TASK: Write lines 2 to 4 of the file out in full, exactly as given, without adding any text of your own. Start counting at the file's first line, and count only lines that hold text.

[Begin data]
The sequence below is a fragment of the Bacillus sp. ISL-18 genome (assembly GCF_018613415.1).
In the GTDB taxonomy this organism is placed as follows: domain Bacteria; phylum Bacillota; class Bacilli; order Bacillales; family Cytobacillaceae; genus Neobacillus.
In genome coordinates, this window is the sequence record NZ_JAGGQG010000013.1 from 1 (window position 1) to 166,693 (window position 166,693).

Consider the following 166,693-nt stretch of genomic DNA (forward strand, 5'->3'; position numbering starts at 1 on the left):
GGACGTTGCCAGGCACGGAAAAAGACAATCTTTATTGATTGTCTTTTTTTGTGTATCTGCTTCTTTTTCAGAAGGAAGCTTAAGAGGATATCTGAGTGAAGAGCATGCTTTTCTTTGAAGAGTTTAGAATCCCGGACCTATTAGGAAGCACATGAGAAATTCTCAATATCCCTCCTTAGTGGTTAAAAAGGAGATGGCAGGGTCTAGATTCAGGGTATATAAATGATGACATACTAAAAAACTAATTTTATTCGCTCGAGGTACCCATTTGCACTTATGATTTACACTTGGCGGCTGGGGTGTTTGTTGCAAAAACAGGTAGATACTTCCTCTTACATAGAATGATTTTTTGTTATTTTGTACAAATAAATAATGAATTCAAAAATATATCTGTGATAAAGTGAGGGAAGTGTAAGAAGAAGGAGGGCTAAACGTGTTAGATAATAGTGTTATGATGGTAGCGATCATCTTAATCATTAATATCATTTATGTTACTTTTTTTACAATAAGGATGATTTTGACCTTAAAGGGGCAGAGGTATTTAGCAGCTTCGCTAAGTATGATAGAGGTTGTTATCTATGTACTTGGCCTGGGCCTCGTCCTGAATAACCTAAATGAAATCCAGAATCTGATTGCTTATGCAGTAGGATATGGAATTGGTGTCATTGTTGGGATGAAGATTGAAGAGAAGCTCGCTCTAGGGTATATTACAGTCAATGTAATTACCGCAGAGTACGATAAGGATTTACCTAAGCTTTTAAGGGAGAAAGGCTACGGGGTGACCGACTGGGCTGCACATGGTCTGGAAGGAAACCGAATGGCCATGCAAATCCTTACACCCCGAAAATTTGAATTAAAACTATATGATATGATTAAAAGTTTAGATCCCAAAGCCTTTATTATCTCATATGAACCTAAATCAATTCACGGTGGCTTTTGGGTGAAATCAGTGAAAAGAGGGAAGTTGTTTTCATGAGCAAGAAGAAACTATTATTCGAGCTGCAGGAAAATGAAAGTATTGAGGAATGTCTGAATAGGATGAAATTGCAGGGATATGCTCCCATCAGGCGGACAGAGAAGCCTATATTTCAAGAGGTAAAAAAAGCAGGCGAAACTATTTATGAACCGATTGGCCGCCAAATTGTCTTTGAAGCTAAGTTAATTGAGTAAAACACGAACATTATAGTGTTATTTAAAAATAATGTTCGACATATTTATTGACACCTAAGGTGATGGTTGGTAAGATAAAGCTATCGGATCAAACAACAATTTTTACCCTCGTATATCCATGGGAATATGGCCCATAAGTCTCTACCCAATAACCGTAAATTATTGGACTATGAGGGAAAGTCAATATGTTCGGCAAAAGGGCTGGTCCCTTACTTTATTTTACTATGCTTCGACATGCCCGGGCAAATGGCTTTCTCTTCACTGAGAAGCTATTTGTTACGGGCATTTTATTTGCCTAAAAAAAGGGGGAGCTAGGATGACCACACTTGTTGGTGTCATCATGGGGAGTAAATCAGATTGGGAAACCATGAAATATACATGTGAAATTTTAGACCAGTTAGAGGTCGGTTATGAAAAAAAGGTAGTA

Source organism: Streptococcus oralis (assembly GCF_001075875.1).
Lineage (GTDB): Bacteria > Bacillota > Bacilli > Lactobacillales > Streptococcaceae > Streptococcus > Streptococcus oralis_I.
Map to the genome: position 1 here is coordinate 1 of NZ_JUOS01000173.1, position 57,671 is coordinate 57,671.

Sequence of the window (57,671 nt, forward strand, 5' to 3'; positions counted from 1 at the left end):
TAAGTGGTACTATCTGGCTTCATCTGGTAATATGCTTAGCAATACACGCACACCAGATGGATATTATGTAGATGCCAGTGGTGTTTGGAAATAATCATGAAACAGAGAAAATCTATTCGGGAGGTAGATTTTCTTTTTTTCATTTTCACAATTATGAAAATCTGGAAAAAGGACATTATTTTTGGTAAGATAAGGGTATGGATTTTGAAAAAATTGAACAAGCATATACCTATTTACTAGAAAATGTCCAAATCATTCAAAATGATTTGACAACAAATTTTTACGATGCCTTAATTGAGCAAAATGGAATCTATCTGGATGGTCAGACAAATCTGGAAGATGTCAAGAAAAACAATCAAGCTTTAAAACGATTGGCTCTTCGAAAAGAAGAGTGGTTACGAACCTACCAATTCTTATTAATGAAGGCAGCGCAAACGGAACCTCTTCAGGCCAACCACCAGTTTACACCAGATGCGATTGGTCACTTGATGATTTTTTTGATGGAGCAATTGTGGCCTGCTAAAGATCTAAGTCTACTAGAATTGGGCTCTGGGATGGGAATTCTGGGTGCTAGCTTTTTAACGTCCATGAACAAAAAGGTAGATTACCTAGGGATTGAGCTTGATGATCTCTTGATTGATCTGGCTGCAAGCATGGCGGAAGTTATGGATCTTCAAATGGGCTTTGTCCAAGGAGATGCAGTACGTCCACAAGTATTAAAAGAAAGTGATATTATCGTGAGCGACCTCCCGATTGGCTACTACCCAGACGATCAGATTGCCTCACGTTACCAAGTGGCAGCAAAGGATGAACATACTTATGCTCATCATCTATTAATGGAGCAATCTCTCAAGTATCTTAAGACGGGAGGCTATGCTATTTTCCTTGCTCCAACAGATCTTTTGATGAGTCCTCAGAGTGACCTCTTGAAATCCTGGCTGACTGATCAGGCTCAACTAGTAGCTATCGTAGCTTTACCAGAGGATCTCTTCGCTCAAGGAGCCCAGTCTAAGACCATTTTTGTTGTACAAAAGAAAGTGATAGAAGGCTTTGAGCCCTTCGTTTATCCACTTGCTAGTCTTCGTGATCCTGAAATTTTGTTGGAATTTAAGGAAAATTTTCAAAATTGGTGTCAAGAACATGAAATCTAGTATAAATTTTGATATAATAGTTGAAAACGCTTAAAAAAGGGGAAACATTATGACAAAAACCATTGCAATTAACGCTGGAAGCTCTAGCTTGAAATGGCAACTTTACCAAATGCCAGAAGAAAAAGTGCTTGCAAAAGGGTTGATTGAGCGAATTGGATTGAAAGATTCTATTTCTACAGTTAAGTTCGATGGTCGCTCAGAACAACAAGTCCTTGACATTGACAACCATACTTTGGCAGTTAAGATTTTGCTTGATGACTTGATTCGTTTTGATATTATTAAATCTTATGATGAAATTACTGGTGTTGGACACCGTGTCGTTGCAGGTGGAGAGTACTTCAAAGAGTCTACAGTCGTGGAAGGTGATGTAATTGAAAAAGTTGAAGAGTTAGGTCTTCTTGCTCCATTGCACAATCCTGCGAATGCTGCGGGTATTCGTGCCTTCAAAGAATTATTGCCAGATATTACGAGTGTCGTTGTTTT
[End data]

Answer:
In the GTDB taxonomy this organism is placed as follows: domain Bacteria; phylum Bacillota; class Bacilli; order Bacillales; family Cytobacillaceae; genus Neobacillus.
In genome coordinates, this window is the sequence record NZ_JAGGQG010000013.1 from 1 (window position 1) to 166,693 (window position 166,693).

Consider the following 166,693-nt stretch of genomic DNA (forward strand, 5'->3'; position numbering starts at 1 on the left):